Sigma 14-24 vs. Sony 16-35 GM: A Detailed Comparison 

The Sigma 14-24mm and the Sony FE 16-35mm f/2.8 are two very important lenses in the overall wide-angle zoom lens segment. Though they’re manufactured by two different brands, one is compatible with a host of different mounts, and the other is intended for its OEM FE mount mirrorless cameras; the two wide-angle lenses are powerhouses when it comes to shooting wide-angle photography. They’re suitable for various photography genres, from landscapes to cityscapes, to group shots and weddings to street and environmental portraits; the usages are multivarious.

In this discussion of the Sigma 14-24 vs. Sony 16-35 GM, we’ll pit these two lenses against each other and determine which one takes the honor at the end. Intrigued? Let’s grab a cup of coffee, and let’s get started.

For clarity, we’ll compare the Sigma 14-24mm f/2.8 DG DN Art for the Sony E mount with the Sony FE 16-35mm f/2.8 GM.

Sigma 14-24MM F/2.8 Sony FE 16-35MM F/2.8 
ProsConsProsCons
Comes with a zoom range indicator.No image stabilization.Extremely sharp, wide open, and at most apertures.Has no depth of field indicator
Built-in petal-shaped hood.You can’t use a front screw-in filter.Fast wide aperture at f/2.8No image stabilization
It comes with a focus hold button It comes with a focus lock button 
AF/MF manual toggle AF/MF manual toggle 
18 elements arranged in 13 groups Excellent bokeh 
Weather sealing. Autofocusing is very quiet 
  16 elements arranged in 13 groups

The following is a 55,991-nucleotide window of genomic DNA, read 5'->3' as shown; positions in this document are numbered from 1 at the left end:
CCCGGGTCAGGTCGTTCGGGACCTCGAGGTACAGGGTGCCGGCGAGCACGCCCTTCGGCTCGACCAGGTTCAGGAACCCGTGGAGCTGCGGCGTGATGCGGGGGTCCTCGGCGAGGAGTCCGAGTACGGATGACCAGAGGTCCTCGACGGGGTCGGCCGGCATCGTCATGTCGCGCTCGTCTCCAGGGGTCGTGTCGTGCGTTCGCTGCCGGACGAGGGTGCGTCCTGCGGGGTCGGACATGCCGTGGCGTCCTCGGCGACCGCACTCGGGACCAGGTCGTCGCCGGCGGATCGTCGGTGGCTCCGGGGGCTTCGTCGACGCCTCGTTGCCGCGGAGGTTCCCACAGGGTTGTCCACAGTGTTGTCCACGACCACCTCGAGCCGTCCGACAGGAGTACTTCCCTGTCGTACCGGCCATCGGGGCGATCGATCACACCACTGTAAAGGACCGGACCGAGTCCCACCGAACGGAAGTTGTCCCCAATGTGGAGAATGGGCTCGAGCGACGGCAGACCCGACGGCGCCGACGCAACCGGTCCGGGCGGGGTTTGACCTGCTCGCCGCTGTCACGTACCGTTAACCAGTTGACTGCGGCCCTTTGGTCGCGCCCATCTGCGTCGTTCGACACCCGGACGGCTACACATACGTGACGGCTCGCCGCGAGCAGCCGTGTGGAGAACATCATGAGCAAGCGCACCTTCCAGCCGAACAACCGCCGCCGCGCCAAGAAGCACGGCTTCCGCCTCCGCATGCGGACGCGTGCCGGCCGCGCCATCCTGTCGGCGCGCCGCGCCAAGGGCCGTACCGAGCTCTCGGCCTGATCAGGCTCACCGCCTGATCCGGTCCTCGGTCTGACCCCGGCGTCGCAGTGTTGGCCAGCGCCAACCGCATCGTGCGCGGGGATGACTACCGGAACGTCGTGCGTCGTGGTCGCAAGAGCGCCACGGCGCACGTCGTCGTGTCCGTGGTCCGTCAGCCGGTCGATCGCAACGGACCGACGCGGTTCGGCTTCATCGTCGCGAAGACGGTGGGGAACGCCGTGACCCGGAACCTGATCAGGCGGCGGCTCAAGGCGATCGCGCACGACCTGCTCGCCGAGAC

Nano AR coating and fluorine coating 
  Design is dust and moisture-resistant in construction. 

Zoom length

The Sigma has the better wide-angle zoom, while the Sony has the better zoom range in the telephoto end. Is one better than the other? Not really. If you’re planning on using a wide-angle lens for shooting panoramic vistas, Sigma’s 14mm focal length at the wide end is better suited. On the other hand, if you’re going to use the standard focal length of 35mm for most of the shoot, then the Sony is the better choice.

Construction and build quality

The construction of the Sigma lens consists of 6 low dispersion elements and 3 aspherical elements that ensure that the lens can suppress the effects of chromatic and spherical aberrations. On top of that, a super multi-layer coating plus a Nano Porous coating has also been applied to ensure that the lens can counter the effects of ghosting and flares.

On the other hand, the Sony 16-35mm comes with two extra-low dispersion elements and three aspherical elements. Plus, two XA (extreme aspherical) elements. These elements help suppress astigmatism’s effects, distortion, and spherical aberrations. Additionally, Nano AR coating has been used in the construction of the lens to ensure that the lens has been treated to repel the effects of ghosting and flares.

The Sigma 14-24MM F/2.8 is rated to be weather sealed, while the Sony FE 16-35MM F/2.8 is rated to be weather resistant.

Filter

You can’t use a standard screw-on filter with Sigma. That’s a significant disadvantage. You’ve to use a rear gel filter. On the other hand, the Sony has an 82mm filter thread specification.

Autofocusing